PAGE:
Confiant researchers have discovered a new Mac malware dubbed Tarmac distributed via malvertising campaigns in the US, Italy, and Japan.

Security experts at Confiant have discovered a new Mac malware dubbed Tarmac that is distributed via malvertising campaigns in the US, Italy, and Japan.

“Malicious ads redirect victims to sites showing popups peddling software updates, mainly Adobe Flash Player updates, that once executed will install first install the OSX/Shlayer MacOS malware, which then execute the final payload, the OSX/Tarmac” reads the analysis.

“Indeed, that’s not the official Adobe installer but a fake Flash Player installer that was signed using an Apple developer certificate 2L27TJZBZM issued probably to a fake identity named : Fajar Budiarto

Malware authors use to sign malware with Apple developer certificates because it is quite easy to do and allow their code to bypass security protections like Gatekeeper and XProtect.

This malvertising campaign distributing the two malware Shlayer and Tarmac began in January, but at the time experts did not spot the Tarmac malicious code.

Tarmac acts as a second-stage payload for the Shlayer infection, experts pointed out that at the time of the analysis the command and control servers had been shut down and the samples they analyzed were relatively old. Experts believe the campaign is still ongoing and threat actors likely changed its infrastructure.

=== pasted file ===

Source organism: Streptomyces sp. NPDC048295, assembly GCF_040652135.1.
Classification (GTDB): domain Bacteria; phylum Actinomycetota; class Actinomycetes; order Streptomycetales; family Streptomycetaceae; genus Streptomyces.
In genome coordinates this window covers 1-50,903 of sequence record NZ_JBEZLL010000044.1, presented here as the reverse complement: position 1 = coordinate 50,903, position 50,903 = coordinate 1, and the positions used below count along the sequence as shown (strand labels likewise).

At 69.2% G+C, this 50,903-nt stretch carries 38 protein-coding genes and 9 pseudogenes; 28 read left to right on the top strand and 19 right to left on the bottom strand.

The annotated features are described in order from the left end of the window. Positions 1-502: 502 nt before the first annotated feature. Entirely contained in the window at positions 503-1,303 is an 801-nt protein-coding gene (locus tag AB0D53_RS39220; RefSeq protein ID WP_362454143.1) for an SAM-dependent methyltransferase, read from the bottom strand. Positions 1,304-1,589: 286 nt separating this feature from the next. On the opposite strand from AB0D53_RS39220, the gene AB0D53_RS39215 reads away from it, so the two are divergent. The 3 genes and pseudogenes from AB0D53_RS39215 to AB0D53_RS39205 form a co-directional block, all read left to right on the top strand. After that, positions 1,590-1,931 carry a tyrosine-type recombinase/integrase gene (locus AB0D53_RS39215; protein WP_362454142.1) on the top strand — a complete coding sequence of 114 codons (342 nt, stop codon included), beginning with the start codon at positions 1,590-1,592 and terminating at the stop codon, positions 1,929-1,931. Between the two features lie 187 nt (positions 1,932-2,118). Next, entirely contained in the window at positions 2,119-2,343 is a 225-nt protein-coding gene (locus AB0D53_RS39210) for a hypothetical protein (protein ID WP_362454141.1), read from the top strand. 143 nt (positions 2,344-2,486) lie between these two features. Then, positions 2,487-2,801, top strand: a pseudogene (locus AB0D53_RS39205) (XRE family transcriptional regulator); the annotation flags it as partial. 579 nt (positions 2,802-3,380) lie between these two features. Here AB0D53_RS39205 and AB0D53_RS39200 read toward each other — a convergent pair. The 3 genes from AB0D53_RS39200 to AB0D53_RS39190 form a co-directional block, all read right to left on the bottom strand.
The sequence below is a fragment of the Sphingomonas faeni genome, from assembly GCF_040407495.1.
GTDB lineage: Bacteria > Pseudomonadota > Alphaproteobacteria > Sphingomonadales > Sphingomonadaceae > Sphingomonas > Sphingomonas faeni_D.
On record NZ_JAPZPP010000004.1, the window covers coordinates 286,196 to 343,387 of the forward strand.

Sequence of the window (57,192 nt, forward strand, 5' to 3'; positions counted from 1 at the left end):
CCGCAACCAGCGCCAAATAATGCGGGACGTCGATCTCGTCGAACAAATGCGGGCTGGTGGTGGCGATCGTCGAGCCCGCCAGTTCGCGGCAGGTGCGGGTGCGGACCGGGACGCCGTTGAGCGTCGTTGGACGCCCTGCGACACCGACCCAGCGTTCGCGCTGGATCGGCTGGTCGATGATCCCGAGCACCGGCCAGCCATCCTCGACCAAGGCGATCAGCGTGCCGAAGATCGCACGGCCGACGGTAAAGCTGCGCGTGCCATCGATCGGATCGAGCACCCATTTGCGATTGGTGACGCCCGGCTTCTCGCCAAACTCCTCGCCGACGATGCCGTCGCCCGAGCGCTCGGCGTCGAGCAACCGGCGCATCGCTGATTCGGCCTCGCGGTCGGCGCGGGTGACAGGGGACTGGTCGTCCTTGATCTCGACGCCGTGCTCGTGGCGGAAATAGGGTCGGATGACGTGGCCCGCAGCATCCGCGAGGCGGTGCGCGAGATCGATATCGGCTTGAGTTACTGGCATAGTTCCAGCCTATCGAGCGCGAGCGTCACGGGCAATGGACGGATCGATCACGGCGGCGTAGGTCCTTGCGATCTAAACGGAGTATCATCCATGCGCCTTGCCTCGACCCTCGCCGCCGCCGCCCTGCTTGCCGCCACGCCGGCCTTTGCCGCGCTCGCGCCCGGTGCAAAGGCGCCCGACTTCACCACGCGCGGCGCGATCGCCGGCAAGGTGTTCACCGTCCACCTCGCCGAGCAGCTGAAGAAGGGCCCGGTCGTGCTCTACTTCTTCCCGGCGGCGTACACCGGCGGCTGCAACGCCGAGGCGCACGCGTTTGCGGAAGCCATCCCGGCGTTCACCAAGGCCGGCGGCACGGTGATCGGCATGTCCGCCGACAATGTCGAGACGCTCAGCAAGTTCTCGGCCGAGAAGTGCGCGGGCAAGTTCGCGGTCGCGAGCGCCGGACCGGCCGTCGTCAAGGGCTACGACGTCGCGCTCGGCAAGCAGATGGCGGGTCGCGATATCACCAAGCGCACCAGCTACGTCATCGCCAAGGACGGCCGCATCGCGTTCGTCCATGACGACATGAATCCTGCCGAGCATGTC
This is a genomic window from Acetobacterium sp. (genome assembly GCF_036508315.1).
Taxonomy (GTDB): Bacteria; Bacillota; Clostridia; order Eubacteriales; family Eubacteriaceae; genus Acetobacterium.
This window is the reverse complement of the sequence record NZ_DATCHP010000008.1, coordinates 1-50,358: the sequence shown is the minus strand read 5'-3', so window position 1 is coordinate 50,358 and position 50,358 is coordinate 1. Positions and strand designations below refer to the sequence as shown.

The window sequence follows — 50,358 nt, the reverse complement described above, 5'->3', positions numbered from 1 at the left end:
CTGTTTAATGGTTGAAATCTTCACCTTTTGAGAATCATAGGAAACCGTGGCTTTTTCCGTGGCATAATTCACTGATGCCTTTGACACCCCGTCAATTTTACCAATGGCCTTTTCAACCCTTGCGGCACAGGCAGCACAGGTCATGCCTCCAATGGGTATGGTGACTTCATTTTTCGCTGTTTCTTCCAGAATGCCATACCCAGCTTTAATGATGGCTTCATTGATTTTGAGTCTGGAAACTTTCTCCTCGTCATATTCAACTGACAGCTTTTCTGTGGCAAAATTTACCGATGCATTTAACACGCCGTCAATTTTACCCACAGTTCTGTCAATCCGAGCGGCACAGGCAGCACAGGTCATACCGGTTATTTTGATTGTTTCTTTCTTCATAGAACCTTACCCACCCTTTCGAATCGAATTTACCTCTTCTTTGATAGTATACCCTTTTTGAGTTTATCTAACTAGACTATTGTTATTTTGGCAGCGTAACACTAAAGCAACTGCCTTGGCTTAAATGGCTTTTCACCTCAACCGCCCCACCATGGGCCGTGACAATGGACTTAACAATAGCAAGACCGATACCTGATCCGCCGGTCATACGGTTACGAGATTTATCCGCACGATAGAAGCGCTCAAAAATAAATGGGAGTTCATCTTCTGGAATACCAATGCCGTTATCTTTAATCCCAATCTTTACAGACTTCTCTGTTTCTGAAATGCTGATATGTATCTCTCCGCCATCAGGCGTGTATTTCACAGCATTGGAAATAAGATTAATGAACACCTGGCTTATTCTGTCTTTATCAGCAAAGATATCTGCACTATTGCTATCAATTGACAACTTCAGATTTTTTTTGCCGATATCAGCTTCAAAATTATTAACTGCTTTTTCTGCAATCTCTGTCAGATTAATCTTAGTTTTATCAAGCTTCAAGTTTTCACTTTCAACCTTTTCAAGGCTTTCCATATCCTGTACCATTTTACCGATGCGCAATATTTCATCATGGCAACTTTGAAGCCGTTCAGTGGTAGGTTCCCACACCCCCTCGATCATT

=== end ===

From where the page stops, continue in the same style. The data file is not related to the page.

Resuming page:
Tarmac gathers information about the infected hardware and sends it to the C2 servers, then it waits for commands.

At the time of the analysis, it was not possible to understand which commands the malware supports because the C&C servers were down.

Experts noticed that most of key components strings are protected with custom encryption and compression in the attempt to thwart analysis.

ZDNet reported that the malvertising campaign that distributed the Shlayer and Tarmac combo was targeted at users located in the US, Italy, and Japan.

The analysis published by the experts also includes additional technical details along with indicators of compromise (IoCs).

Pierluigi Paganini